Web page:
How do you think some of the papers in this Collection illustrate good open science practices that can improve rigor and reliability in psychological research? For instance, the Collection includes a Registered Report Protocol on improving the diagnostic accuracy of Alzheimer’s disease, a hotly debated research topic, or another Registered Report Protocol on a user-friendly mobile application to assess inhibitory control (see an interview with the authors of this protocol on the COS blog). What role do you think a more transparent planning and reporting process can play?
I was delighted to see the open, transparent practices exemplified by the articles in this collection. I was particularly encouraged to see the Registered Report examining Alzheimer’s disease within the collection. Like I mentioned previously, I believe that preregistrations are among the best things we can be doing as a field and research area to improve rigor and transparency.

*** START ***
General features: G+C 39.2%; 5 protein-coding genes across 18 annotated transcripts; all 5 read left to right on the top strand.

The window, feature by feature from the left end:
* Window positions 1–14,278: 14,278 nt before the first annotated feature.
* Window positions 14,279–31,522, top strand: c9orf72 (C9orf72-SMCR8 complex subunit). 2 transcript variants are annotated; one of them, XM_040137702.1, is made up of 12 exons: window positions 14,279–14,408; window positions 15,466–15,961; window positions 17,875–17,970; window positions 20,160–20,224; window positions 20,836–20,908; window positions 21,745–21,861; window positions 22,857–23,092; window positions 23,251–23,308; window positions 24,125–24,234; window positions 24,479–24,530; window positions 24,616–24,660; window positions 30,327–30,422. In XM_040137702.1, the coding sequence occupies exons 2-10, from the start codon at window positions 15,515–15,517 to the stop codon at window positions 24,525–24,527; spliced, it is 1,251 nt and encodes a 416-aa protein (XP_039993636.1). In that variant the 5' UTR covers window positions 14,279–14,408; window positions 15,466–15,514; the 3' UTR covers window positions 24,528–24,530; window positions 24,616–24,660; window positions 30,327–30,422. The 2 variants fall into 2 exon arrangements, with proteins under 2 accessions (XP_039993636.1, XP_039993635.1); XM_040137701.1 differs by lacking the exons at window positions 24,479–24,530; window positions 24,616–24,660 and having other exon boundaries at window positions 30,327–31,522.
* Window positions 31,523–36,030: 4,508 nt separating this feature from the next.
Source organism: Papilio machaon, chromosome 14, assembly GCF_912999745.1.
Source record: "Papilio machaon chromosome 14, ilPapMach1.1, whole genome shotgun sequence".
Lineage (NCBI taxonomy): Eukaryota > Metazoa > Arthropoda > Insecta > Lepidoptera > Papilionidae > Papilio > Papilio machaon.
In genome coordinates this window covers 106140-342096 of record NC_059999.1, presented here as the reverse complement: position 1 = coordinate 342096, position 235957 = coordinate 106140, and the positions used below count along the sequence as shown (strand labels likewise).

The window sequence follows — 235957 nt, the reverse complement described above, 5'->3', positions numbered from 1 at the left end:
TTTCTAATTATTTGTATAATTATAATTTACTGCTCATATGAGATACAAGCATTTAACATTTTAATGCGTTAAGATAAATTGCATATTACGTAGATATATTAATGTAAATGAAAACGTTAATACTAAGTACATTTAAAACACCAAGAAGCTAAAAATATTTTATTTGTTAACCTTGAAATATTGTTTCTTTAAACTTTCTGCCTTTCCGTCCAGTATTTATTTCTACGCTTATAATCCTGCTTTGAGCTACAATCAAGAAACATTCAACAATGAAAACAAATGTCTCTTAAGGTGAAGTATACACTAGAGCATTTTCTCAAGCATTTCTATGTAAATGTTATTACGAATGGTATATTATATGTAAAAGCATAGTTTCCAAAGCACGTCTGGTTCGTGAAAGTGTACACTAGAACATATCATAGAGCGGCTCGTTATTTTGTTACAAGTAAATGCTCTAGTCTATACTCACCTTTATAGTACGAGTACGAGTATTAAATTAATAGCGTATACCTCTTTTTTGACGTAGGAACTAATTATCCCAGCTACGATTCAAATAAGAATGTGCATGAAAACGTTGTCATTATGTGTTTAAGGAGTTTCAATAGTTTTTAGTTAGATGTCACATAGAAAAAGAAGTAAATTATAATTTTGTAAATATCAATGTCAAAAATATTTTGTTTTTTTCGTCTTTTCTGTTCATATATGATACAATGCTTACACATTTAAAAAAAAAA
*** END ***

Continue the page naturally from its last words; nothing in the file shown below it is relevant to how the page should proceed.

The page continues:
I was also happy to be able to suggest additional ways in which contributing authors might share their science openly. Namely, I personally suggested that we encourage all submitting authors to share their manuscripts as preprints on PsyArXiv. Sharing manuscripts in this way further ensures that findings are transparently disseminated, even if the work is ultimately less appealing to publishing outlets, such as when studies report null findings or when work is considered less novel. These studies are important components of the scientific record and sharing them openly can contribute to a more complete and cumulative science.